I was a third quarter freshman in that spring of 1971.  She was a freshman too.  She helped in the cafeteria as part of the college’s work/study program.  She was blond and pretty and had a smile as sweet as her disposition.  She lived at home with her parents in Valdosta.

We never had a class together. Our paths seldom crossed except for those brief encounters in the cafeteria.  We flirted a bit, but mostly we just teased each other, each looking for a reason to talk, often finding something to laugh about.

I struggled in search of clever lines.  She willingly patronized my attempts.  I would ask quietly if she would get in trouble for sharing their recipe for English peas.  She would whisper back and swear me to secrecy, saying she could perhaps get me a label from a can.

I would ask if the potatoes being served had been grown in Idaho, that I much preferred Idaho potatoes.  She assured me that was the case.  She said that she had inspected the bags and found the documentation to be in order.

When we had peach cobbler, I told her I had a vitamin deficiency, that my doctor had advised I needed to eat more peaches.  She asked if he mentioned more ice cream as well.  I affirmed that he did, already knowing I would get a larger serving than the college administration had approved.   We both knew the conversation was not really about dessert.

Once we had a particularly suspicious looking entrée.  I don’t remember what the official cafeteria name of the dish was.  Maybe they didn’t identify it, giving the students a chance to think creatively.  I asked her if there had been any reported fatalities.  “No more than usual,” she casually replied.  “You can count them on your fingers for the whole week.”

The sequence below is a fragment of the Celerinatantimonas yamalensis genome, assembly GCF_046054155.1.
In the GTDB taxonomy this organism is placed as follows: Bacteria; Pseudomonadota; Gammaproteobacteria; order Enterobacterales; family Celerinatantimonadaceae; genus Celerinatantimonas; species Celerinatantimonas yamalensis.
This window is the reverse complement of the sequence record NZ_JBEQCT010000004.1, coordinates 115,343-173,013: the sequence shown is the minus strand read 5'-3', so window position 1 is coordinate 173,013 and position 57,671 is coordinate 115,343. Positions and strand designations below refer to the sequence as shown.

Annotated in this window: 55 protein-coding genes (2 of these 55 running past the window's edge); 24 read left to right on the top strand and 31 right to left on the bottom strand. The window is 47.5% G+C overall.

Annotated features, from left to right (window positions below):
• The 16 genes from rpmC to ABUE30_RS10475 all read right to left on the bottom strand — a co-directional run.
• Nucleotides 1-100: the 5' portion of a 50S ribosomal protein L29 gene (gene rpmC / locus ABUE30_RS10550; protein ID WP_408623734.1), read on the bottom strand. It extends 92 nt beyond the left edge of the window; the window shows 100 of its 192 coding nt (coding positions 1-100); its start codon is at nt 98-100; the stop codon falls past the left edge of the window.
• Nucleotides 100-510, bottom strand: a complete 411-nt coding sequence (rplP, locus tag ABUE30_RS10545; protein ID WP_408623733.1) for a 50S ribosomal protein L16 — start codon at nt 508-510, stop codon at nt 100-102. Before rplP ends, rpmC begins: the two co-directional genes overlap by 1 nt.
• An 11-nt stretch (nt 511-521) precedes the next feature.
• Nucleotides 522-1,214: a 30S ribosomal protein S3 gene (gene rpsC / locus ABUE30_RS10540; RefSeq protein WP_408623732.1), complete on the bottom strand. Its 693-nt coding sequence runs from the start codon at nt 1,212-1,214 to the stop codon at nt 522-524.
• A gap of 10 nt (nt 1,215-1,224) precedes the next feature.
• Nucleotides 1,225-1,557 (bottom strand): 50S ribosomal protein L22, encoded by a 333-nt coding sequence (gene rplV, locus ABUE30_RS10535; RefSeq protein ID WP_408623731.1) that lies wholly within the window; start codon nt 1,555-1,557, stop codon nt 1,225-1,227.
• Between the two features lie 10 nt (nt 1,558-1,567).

The next day I told her that I thought I had food poisoning.  She said, “Maybe you should stop those late-night trips to the Royal Castle.”

“But they have a great scrambled dog for just a dollar,” I said.  “You can’t expect me to give that up.”

“I’ll never try to tell you what to do,” she responded.  “But if you sleep with dogs you’ll wake up with fleas.”

I never asked her for a date, and I’m not sure why.  Maybe she was dating someone, or maybe I was.  The shallow end of my memory pond only has a small trace of water remaining.

As spring quarter was ending, I was about to go home for the summer.  I was glad she was behind the counter that last day.  “Here’s that recipe you wanted,” she said, handing me a label from a can of English peas.

I told her I hoped that she had a good summer, that I would see her in the fall.  She made me promise to eat plenty of peaches and cream, a promise that I have faithfully kept.

She wasn’t working in the cafeteria when I returned to college.  My trips there were never quite the same.  But when I see peach cobbler on a serving line, sometimes it still reminds me of a brief but lovely friendship in a springtime long ago.

It was a special time for lunchroom lovers.  It was a wonderful season for peaches and cream.

Posted in 2018 | 2 Comments

The Floating Ax Head

In the sixth chapter of II Kings there’s an Old Testament story about a floating ax head.  Some prophets were cutting down trees near the Jordan River.  They were building some better accommodations for themselves, and for Elisha, who was the top prophet at the time.